By Marty Denzer
Catholic Key Reporter
KANSAS CITY — At first meeting, you wouldn’t believe Rosemarie Maguire was born 100 years ago. Dressed immaculately, even elegantly, she smiles confidently at visitors.
Rosemarie was born July 13, 1913 in Kansas City. She will celebrate her 100th birthday with Mass and a dinner party at St. Thomas More parish July 13.
Rosemarie Meiners was born into a closely knit family, and grew up in St. Michael’s Parish. The early years of the century were horse-and-buggy time. The streets in northeast Kansas City were clogged with horse-drawn buggies and wagons, while pedestrians walked on wooden sidewalks. Few owned automobiles.
Rosemarie graduated from St. Aloysius High School in 1930. At the time it was rare for a young woman to get a job; besides it was the first years of the Great Depression — jobs were scarce. So she remained at home, filling her days with family and friends. Her evenings were spent with a young man named Barney Maguire.
Barney had fallen in love with cars, motorcycles and then airplanes, and their mechanics back when he was about 13. That love would later help him win Rosemarie.
The young man had acquired a 1926 Chevrolet Touring Car, and he and Rosemarie took lots of drives around town. She usually said “yes” to riding on his motorcycle and, after Barney earned his pilot’s license, “yes” to excursions all over the Midwest. She also said “yes” when he asked her to marry him.
They were married at Holy Name Church, Nov. 28, 1933. Barney started work as a soda jerk, then returned to auto mechanics, later taking a printing apprenticeship. Rosemarie was decorating and caring for their first house. Then, Barney got a ground floor opportunity and built Allied Concrete Products into the successful family-owned business he retired from in 1975.
The Maguires raised four daughters. In 1944, they moved their young family to St. Elizabeth Parish, remaining there until 1969, when they moved to Red Bridge in south Kansas City and joined St. Thomas More Parish.
Rosemarie recalled those years with a smile. “We were working; raising our family and watching them grow up. We also played poker with a group of friends. Barney and I hosted the poker party every six weeks. We’d save our money to buy a case of beer, at a dime a bottle, and play ‘poverty poker.’ It cost $1 to buy in. Those were good times!”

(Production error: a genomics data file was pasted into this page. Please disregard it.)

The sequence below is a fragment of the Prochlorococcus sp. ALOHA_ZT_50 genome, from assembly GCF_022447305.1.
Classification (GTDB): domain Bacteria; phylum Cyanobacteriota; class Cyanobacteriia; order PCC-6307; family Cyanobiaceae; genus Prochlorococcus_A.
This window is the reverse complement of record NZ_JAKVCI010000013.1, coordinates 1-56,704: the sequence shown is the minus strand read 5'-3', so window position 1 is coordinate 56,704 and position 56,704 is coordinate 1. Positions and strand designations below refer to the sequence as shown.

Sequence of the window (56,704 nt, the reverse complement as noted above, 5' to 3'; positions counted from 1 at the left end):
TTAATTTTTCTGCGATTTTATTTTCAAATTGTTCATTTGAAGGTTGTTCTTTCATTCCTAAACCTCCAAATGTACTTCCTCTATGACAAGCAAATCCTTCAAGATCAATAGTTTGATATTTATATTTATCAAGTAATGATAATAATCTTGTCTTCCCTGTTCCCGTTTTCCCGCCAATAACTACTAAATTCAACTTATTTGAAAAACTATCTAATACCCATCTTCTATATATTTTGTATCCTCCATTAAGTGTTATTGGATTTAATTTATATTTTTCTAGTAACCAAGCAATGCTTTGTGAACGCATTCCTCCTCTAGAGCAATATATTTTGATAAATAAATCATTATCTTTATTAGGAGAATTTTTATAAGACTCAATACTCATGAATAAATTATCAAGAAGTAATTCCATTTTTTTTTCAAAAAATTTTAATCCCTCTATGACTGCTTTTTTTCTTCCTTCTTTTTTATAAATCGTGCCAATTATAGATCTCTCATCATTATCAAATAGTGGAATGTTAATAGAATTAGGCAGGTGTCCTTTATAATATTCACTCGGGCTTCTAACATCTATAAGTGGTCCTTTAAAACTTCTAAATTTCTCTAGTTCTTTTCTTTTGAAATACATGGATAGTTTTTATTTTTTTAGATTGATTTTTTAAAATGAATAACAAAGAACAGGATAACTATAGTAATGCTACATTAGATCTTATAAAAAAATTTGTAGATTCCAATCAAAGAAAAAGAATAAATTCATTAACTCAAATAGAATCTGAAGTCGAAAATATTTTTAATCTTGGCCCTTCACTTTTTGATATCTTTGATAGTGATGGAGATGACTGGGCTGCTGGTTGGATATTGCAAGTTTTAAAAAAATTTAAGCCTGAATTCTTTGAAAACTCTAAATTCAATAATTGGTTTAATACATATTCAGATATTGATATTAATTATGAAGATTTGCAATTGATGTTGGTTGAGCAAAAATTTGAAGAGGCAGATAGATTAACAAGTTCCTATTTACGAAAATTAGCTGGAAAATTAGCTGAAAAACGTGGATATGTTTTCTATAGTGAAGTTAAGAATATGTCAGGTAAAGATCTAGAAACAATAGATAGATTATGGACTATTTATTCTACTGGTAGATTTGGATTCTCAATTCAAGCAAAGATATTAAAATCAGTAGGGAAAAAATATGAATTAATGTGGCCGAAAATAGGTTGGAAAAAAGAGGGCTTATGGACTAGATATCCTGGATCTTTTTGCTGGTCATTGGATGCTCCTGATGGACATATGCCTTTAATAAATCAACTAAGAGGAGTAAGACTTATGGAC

Sometime in the early 1980s, a cousin invited Rosemarie to help out in the Good Shepherd Manor Thrift Shop in Midtown, which operated to help support Good Shepherd Manor, a residential care facility for handicapped men and women. She enjoyed it, returned to help out again, and became hooked on helping others. She still treasures the friendships she made there.
After it closed, she began volunteering at Seton Center, next door to the church where she and Barney had married. Holy Name Church has since been torn down.
The Maguires celebrated their 75th wedding anniversary in 2008, not long before Barney died at the age of 99. “He was a really nice and a very interesting man,” she said.
She remembers the car he courted her with, vividly. “I grew to love driving a car, especially my Cadillac. Barney and I talked about selling one of our cars, and he let me choose. We sold his car. I finally stopped driving about 3 months ago. Just didn’t feel I should be driving at my age.”
She volunteers at Seton Center’s Thrift store on first Fridays. Clients can get four pieces of clothing per month per family member with a voucher. Rosemarie happily helps clients select articles of clothing. She feels good working with those in need, she said, “helping others keeps my faith strong, but the main thing is, I thoroughly enjoy it!”
She attends weekly Mass. She also enjoys the parish seniors group, More Friends. “We have a monthly activity, and a big card party coming up. I play cards with my sister and brother a lot, too. We get together about noon and play cards until about 4:30. We play 65. It’s a simple, but interesting kind of rummy. And it costs 65 cents to buy in.”
In her spare time, Rosemarie crochets dish scrubbies.
Her legacy is her 82 descendants. “I know there are 82, I write them each a check at Christmas,” she said with a chuckle. “I have four children: Shilo Garies, Esta Setter, Judy Furey and Kathy Maguire; 18 grandchildren, 36 great-grandchildren, and 10 great-greats. And there are 14 spouses.”
The birthday Mass will be concelebrated by Father Don Farnan, pastor of St. Thomas More, and retired Father James Hart, a high school classmate of her daughter Judy.
Rosemarie “never thought about living this long. It’s pretty exciting! I’d tell my great-great-grandchildren, ‘just be happy and live.’ After July 13? It’s business as usual.”